How it all started

A few months back we’ve been struggling with a migration of some of our Elasticsearch clusters to Amazon Elasticsearch Service. One part of the project was to have a neat way of setting up, configuring and maintaining this managed infrastructure part, including its side-cars and utilities. So far we’ve been using Ansible for configuration management and provisioning, but the shift from self-hosted to managed services made us rethink the problem and have a fresh start. One of my colleagues suggested that Terraform might be useful for this and we decided to give it a try.

We’ve decided to use this project as an opportunity to evaluate Terraform as an Infrastructure as Code solution for our infrastructure needs. After some time of eager and chaotic coding, we decided to make it more official. The three following statements then defined our goal and motivation:

  • Every engineer at Base should be able to manage his infrastructure systems
  • This process should be predictable, auditable and secure
  • Infrastructure as Code experience and working with GitHub is the most natural way to go

What is Terraform?

Following Terraform’s official documentation: “Terraform is a tool for building, changing, and versioning infrastructure safely and efficiently”. What’s worth mentioning is its simplicity and a very descriptive approach to resources it manages. It also provides embedded mechanisms for making collaborative work possible. It’s JSON compatible syntax – HCL is easy to read and edit by both humans and computers.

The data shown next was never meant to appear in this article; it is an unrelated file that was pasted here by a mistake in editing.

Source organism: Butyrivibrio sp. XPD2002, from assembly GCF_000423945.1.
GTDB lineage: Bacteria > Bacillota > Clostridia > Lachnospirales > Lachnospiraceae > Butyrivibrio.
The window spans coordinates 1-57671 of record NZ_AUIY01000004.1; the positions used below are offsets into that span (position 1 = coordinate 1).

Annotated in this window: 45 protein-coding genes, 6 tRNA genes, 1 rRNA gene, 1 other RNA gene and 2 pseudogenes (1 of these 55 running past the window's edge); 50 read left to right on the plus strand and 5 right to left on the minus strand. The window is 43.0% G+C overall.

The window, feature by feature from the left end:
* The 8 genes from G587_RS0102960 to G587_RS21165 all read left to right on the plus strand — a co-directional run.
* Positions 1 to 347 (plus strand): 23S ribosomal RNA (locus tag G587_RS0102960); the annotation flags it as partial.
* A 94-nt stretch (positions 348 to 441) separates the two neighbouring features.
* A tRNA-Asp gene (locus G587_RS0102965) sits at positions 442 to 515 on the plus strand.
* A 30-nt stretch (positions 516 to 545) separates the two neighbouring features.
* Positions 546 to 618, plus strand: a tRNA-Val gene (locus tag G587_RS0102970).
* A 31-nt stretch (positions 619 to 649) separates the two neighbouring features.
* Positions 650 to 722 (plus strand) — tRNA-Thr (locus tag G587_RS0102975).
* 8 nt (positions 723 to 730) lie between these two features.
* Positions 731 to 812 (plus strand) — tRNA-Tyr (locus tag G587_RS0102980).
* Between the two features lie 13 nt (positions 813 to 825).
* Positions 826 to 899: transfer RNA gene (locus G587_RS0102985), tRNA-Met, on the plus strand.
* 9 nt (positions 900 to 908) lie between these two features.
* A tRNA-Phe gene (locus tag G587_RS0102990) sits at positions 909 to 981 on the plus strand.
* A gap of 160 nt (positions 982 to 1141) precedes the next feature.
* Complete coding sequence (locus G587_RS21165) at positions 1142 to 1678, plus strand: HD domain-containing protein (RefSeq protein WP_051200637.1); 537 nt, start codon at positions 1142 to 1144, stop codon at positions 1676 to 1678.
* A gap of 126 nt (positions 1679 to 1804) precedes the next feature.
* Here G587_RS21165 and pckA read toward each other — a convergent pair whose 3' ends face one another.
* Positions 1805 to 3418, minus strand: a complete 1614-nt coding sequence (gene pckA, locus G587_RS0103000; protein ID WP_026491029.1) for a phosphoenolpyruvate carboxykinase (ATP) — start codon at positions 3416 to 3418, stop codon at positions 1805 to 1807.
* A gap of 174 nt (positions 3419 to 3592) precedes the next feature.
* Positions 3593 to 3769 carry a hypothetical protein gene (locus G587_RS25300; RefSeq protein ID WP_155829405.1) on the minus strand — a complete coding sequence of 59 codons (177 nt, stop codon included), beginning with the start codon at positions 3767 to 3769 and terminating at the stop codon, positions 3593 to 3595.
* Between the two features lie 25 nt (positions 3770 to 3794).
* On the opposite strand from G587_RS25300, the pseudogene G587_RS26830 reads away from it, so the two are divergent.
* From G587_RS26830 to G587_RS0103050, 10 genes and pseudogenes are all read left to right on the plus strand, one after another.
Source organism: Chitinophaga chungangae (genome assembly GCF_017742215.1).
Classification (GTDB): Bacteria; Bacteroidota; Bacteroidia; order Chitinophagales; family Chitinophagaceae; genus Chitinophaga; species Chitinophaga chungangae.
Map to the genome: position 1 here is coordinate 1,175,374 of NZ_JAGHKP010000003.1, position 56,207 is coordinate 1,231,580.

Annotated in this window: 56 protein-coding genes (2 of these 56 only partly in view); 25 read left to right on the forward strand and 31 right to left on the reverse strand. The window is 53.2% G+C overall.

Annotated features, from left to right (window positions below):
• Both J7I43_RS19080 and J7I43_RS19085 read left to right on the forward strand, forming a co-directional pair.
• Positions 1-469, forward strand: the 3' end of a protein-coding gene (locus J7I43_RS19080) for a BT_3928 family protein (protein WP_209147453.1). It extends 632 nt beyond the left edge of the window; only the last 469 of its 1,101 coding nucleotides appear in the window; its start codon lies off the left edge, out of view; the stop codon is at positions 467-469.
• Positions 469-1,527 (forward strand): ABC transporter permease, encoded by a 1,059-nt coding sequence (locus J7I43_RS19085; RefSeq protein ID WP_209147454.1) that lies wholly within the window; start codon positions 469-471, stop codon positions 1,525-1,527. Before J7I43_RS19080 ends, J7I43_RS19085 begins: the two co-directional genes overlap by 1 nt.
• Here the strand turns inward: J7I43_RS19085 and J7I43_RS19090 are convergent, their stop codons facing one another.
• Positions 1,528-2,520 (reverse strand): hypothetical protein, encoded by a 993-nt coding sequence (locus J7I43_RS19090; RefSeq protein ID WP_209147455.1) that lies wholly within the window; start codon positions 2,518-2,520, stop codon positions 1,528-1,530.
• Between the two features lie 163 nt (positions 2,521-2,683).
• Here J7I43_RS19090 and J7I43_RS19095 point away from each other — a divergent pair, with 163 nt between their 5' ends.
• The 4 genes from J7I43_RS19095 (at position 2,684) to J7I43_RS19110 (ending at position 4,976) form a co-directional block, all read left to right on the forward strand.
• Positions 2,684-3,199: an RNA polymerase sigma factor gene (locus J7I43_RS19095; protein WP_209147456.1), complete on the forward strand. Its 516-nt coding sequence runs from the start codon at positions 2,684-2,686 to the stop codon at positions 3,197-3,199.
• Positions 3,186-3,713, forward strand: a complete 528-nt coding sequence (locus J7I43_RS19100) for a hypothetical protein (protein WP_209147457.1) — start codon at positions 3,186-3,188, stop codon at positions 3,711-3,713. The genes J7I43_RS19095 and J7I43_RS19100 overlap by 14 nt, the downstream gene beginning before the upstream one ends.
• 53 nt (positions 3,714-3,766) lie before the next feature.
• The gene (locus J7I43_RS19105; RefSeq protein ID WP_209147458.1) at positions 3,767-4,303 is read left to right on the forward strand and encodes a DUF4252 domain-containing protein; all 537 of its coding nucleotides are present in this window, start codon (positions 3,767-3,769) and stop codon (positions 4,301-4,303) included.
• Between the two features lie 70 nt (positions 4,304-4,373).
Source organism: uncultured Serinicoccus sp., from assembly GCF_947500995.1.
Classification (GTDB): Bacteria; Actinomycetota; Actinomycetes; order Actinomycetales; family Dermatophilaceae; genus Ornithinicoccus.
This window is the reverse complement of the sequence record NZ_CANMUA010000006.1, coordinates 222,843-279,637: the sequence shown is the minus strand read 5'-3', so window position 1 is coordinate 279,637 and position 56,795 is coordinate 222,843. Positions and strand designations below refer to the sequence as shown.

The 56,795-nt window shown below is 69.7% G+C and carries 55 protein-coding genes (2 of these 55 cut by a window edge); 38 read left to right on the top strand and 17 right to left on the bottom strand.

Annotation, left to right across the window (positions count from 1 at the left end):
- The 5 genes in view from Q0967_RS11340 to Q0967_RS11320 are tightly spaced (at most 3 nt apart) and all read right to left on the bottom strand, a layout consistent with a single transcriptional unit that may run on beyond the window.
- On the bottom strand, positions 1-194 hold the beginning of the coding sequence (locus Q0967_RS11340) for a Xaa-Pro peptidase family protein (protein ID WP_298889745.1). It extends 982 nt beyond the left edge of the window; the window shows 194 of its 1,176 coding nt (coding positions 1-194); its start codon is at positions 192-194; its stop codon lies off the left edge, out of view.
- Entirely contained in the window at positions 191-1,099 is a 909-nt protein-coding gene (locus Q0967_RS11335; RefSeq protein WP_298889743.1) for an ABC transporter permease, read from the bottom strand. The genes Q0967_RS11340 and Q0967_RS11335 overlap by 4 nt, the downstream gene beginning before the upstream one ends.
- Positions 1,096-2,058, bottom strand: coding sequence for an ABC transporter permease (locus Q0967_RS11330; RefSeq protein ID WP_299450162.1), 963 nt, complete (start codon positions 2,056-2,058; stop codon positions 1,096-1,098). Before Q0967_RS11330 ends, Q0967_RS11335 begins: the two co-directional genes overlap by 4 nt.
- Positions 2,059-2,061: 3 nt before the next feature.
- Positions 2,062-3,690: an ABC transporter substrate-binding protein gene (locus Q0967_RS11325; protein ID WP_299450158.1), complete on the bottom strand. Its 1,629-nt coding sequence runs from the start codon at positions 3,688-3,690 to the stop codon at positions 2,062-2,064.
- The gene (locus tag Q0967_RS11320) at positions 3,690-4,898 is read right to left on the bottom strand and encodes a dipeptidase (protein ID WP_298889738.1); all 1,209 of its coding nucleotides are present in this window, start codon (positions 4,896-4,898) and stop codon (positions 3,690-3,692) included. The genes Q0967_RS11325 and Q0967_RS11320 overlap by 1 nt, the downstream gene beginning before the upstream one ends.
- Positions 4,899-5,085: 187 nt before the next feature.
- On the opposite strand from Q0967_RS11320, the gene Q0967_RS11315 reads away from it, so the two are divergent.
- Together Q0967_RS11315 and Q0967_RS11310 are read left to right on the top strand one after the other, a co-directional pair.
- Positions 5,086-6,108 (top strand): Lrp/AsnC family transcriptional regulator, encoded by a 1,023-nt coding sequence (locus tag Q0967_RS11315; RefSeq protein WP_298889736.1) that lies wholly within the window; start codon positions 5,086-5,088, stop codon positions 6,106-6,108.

How to Terraform?

It took us some time until we were ready to let everyone into our Terraform code repository and start messing around. We had to take care of a few important aspects to make this work in an environment of 100+ engineers. This is how we approached quite common Terraform users’ problems:

State management

It quickly became obvious that we needed to store state files at a remote location. We initially committed them to the repository but it is bad for a number of reasons. Fortunately, Terraform provides easy way to store its state on S3 using its server-side encryption capabilities:

terraform {
 backend "s3" {
   bucket = "<bucket name>"
   key    = "<unique sub-project state file path>"
   region = "<region>"
   ...
   encrypt = true
   kms_key_id = "<KMS key arn>"
 }
}

The above code snippet explains how this can be configured in any Terraform project.

Locking mechanism

It does not sound right to execute two concurrent updates on the same infrastructure part. This common problem is also addressed by Terraform and leverages Amazon’s DynamoDB for that. You just need to add one line to your S3 backend configuration:

terraform {
 backend "s3" {
   ...
   dynamodb_table = "<DynamoDB table name>"
   ...
 }
}

This simple solution is enough to prevent concurrent execution of Terraform commands on the same resource set, but might not be enough for a big team working on Terraform code. We will get back to it later on in the Workflow section.

Privileges

If your infrastructure is spread among many AWS accounts, there is only one way to avoid the IAM hell and maintain a single “source of truth” about your users. The answer is, obviously, assumed roles. Every of our Terraform sub-project uses its specific IAM role to authenticate:

provider "aws" {
 region = "<region>" 
 assume_role {
   role_arn = "<sub-project specific role arn>"
   session_name = "${var.atlantis_user}"
 }
}

The same rule applies to accessing remote state:

terraform {
 backend "s3" {
   ...
   role_arn = "<state access role arn>"
   ...
 }
}

Assumed roles allowed us to explicitly define and implement cross-account dependencies in Terraform and gave us the possibility of granular control of what actions and resources are allowed within what scope as well as who can actually execute Terraform actions.